Cherokee County's top prosecutor position is up for grabs as voters head to the polls Tuesday.
He said he's the only candidate to successfully prosecute capital murder cases such as those involving Buenka Adams and co-defendant Richard Cobb, both of Rusk, who were sentenced to death for their role in the murder of a Rusk man during a September 2002 robbery, kidnapping and sexual assault. Adams was executed in April, and Cobb is on death row.
Beckworth said he's also prosecuted a variety of cases throughout the years, including felony driving while intoxicated cases, organized crime cases and child-molesting cases. He also noted a recent case where a Jacksonville man received two life sentences for his involvement in the robbery and injury of an elderly man.
Earlier this year, he was named Prosecutor of the Year by the Texas and Southwestern Cattle Raisers Association. The award is given by the special rangers for prosecution of agribusiness crimes and cattle rustling as well as general rural crimes, according to a news release.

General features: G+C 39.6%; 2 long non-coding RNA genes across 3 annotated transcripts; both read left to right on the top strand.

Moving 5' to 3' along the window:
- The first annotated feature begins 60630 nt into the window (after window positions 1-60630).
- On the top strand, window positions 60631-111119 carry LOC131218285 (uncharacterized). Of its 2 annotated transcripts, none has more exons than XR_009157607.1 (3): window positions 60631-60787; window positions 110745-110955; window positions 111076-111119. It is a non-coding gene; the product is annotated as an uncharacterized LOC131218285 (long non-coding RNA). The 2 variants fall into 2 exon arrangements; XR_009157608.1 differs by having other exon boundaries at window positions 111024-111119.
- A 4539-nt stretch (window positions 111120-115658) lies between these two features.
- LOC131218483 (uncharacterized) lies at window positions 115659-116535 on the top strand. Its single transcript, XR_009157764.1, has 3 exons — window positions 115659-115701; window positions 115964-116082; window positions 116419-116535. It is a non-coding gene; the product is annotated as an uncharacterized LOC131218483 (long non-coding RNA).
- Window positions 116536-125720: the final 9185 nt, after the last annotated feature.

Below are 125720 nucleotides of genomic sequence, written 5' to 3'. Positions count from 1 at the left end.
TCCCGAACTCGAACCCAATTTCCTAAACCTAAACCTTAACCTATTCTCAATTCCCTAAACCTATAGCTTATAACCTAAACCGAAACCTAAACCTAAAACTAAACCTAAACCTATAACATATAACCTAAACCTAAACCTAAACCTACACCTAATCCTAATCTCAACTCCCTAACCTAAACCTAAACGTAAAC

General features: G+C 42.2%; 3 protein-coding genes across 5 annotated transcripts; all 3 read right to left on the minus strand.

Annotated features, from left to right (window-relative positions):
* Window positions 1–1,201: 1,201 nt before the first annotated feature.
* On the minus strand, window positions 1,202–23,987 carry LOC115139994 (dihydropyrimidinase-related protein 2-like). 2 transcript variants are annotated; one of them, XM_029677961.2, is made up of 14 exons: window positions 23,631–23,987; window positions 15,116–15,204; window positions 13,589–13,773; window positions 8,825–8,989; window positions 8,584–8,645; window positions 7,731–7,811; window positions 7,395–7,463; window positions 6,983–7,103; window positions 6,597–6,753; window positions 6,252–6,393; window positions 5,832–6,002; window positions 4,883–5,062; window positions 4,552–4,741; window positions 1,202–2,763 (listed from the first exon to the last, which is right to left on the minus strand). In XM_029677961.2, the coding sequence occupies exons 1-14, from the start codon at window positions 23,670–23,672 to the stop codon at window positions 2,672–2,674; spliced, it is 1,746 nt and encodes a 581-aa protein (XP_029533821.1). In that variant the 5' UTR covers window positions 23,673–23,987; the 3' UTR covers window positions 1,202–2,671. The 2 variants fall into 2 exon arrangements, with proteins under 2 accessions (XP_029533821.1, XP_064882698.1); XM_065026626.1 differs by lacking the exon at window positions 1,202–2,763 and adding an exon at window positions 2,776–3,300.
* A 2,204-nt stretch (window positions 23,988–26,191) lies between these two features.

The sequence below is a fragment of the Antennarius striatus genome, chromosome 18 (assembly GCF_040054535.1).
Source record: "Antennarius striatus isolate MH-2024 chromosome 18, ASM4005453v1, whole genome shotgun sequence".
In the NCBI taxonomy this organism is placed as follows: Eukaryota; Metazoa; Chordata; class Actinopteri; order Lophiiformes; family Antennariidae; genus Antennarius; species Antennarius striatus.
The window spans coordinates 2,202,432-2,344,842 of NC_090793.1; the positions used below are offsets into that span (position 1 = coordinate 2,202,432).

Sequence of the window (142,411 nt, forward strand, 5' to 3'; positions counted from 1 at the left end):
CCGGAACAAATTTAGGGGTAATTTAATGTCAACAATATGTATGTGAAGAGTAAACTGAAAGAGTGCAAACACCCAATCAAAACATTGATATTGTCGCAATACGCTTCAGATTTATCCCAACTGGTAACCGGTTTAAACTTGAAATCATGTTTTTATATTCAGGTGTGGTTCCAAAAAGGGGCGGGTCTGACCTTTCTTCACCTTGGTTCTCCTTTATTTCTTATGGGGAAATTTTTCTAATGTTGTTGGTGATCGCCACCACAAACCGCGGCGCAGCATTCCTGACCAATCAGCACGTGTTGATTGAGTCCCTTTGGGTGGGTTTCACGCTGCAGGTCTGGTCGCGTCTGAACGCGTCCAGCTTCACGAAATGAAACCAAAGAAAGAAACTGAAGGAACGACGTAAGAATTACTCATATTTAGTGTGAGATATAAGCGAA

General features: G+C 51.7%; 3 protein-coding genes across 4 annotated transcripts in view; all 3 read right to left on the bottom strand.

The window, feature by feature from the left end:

“I feel I'm the most qualified candidate. I care deeply about the county and people in the county,” Beckworth said.
If re-elected, he said his goals are to continue working hard, increase efficiency in his office and work with personnel to make the office a success.
“I continue to keep trying cases. I stay with it and don't quit,” Beckworth said.
Former Cherokee County First Assistant District Attorney Rachel Patton, 36, has a private practice and does a lot of work with child cases.
If elected, she said her main focus will be the efficient prosecution of felony cases.
“I intend to make it a priority to (work on) the backlog of cases still pending,” Ms. Patton said. “Some have been pending for years. The main priority is to work on clearing those out and institute policy to keep those cases from building back up.”
Beckworth said the case log in Cherokee County is no different than other comparable counties, and prosecutors in his office are working to stay on top of it.
Additionally, Ms. Patton said in order to determine the appropriate disposition, she feels cases should be evaluated on their strength and the evidence.
“I will never take into consideration who the (defense) attorney is or who (the defendant is) in the community. I will focus solely on evidence and the case and treat all cases fairly and justly,” she said.
“I believe it's time for some fresh ideas and some enthusiasm in the DA's Office. A lot (of residents) agree.”